You will turn seven in just a couple of weeks. I have planned your party. Well, I have planned the major details…the date and the theme and all that. I have not bought the invitations, or made lists or really done anything else, sadly.
Your brothers will both be playing in tournaments that weekend. On your birthday, you will sit in a hot, smelly gymnasium, listening to the squeak of sneakers and the bounce of basketballs and you will ask me “when is it gonna be over, Mommy” one hundred kajillion times. And I will look into those big beautiful eyes and sigh, because I know it really stinks for you, and it kind of always has.
The other day I was driving home from somewhere and I passed my favorite place on this entire green earth, the garden center. Outside they have these picnic tables set up with red and yellow umbrellas so you can buy a chili dog and sit down and have lunch during your glorious visit to the garden center. We have never done this, though. We definitely need to do this. Anyway, under one of those umbrellas sat a little boy. I think he was about 3, although I was pretty much zipping by at 60 mph, so I could be way off, but whatever. I remembered how you and I would go to the garden center together after preschool, and I would buy way too many flowers and you would sweat and get a sunburn because you have red hair and fair skin and I forgot to bring a hat or whatever. And you would whine about being hot, and itchy, and I would promise you if you behaved we could look at the fish in the pond. And you would want to spend WAY too much time looking at those fish in the sweltering heat of the greenhouse and I would hurry you along after a couple minutes. And now I think how that must stunk for you, too.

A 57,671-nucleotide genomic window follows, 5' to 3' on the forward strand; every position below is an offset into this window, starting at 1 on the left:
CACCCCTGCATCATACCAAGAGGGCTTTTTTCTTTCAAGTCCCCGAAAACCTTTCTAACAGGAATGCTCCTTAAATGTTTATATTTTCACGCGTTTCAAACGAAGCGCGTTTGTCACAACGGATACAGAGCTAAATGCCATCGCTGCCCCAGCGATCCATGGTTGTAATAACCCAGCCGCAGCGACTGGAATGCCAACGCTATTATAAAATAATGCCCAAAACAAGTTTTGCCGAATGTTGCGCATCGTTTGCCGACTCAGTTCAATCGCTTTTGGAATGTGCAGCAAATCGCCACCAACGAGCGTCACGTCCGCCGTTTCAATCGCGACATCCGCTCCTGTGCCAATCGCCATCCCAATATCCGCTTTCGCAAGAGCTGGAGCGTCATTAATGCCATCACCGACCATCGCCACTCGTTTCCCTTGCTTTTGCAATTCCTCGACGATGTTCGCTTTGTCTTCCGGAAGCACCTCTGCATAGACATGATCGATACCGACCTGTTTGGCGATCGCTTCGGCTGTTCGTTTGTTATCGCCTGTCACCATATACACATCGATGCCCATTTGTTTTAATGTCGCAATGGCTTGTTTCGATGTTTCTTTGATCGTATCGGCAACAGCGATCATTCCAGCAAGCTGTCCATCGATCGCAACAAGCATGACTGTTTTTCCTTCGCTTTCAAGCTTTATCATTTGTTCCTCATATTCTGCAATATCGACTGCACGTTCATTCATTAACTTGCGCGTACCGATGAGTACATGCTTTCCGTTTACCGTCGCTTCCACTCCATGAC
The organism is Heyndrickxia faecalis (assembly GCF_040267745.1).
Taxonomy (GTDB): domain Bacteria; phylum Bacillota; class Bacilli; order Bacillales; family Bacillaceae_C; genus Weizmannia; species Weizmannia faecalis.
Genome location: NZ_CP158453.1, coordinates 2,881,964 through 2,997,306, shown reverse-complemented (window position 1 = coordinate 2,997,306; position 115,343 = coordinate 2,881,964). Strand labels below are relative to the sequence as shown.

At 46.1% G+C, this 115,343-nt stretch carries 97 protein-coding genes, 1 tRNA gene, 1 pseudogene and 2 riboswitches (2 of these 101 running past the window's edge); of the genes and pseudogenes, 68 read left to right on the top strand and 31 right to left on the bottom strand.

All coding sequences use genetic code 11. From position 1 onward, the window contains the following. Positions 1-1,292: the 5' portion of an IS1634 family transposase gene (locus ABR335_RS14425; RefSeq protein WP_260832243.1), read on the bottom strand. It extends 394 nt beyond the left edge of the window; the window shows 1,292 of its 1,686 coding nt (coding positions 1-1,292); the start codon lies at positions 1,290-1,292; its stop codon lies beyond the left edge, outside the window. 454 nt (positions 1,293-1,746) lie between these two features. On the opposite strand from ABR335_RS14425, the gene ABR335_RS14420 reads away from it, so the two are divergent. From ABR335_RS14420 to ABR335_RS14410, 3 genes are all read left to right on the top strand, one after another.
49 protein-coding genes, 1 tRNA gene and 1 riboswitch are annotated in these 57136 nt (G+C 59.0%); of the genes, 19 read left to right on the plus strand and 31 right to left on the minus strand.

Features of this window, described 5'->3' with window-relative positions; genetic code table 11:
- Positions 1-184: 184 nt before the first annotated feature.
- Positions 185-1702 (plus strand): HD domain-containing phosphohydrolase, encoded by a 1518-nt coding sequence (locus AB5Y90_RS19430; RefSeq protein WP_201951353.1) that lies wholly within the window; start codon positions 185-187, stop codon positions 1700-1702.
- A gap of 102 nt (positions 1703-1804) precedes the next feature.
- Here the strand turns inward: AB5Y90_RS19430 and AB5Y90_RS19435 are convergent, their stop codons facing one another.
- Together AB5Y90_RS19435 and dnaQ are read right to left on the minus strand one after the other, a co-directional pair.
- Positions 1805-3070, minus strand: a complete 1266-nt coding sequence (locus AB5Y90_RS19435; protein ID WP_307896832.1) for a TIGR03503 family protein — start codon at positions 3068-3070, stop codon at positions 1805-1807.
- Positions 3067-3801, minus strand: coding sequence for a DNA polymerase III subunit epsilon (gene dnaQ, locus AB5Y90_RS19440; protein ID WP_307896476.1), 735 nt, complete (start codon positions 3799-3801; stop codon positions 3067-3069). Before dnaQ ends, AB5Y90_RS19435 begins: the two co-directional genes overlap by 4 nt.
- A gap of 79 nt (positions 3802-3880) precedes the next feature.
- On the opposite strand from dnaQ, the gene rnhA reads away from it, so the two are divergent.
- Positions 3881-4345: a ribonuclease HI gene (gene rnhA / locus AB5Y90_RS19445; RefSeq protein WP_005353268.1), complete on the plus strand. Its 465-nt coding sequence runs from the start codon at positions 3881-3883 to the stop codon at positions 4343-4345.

Anyway, I looked at that tiny little boy sitting under that umbrella, and I thought of you. You were tiny, like him, and now you seem so big. And your teeth are falling out and new, gigantic teeth that are too big for your mouth are coming in. You have bangs and glasses and you’re at school for so long that I hardly even see you anymore. Time has a way of slipping by quite unnoticed, Ella.
You know what is ironic? Even for all those hot, itchy trips to the garden center where you did not have fun, you asked for flowers for your birthday. You want flowers to plant in our garden. Daddy and I thought about peonies for you — you are going to love them. And we will get you those gardening gloves you wanted, too. And maybe even a watering can. You also asked for books, a new basketball, and hello kitty. I think that is the most wonderful list of birthday wishes that I’ve ever read, baby girl.
Ella, don’t ever grow up…